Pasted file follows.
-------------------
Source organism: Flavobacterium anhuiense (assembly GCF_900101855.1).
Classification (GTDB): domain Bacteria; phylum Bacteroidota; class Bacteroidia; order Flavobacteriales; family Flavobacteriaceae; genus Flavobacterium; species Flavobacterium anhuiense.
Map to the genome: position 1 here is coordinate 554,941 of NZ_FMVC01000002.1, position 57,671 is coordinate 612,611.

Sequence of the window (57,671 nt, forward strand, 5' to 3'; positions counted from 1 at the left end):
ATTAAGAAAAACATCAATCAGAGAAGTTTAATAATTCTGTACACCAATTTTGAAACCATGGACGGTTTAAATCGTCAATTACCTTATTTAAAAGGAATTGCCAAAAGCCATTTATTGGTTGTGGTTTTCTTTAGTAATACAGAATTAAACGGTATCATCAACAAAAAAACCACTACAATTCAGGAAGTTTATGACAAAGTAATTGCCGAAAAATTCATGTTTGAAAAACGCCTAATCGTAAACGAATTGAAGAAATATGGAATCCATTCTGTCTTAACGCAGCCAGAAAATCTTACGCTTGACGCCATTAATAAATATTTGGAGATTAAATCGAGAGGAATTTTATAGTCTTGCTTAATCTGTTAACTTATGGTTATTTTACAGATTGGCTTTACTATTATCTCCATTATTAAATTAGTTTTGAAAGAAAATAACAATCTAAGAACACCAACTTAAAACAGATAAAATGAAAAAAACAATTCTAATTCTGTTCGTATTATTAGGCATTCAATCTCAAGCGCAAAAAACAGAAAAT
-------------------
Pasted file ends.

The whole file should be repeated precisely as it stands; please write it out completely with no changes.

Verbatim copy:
Source organism: Flavobacterium anhuiense (assembly GCF_900101855.1).
Classification (GTDB): domain Bacteria; phylum Bacteroidota; class Bacteroidia; order Flavobacteriales; family Flavobacteriaceae; genus Flavobacterium; species Flavobacterium anhuiense.
Map to the genome: position 1 here is coordinate 554,941 of NZ_FMVC01000002.1, position 57,671 is coordinate 612,611.

Sequence of the window (57,671 nt, forward strand, 5' to 3'; positions counted from 1 at the left end):
ATTAAGAAAAACATCAATCAGAGAAGTTTAATAATTCTGTACACCAATTTTGAAACCATGGACGGTTTAAATCGTCAATTACCTTATTTAAAAGGAATTGCCAAAAGCCATTTATTGGTTGTGGTTTTCTTTAGTAATACAGAATTAAACGGTATCATCAACAAAAAAACCACTACAATTCAGGAAGTTTATGACAAAGTAATTGCCGAAAAATTCATGTTTGAAAAACGCCTAATCGTAAACGAATTGAAGAAATATGGAATCCATTCTGTCTTAACGCAGCCAGAAAATCTTACGCTTGACGCCATTAATAAATATTTGGAGATTAAATCGAGAGGAATTTTATAGTCTTGCTTAATCTGTTAACTTATGGTTATTTTACAGATTGGCTTTACTATTATCTCCATTATTAAATTAGTTTTGAAAGAAAATAACAATCTAAGAACACCAACTTAAAACAGATAAAATGAAAAAAACAATTCTAATTCTGTTCGTATTATTAGGCATTCAATCTCAAGCGCAAAAAACAGAAAAT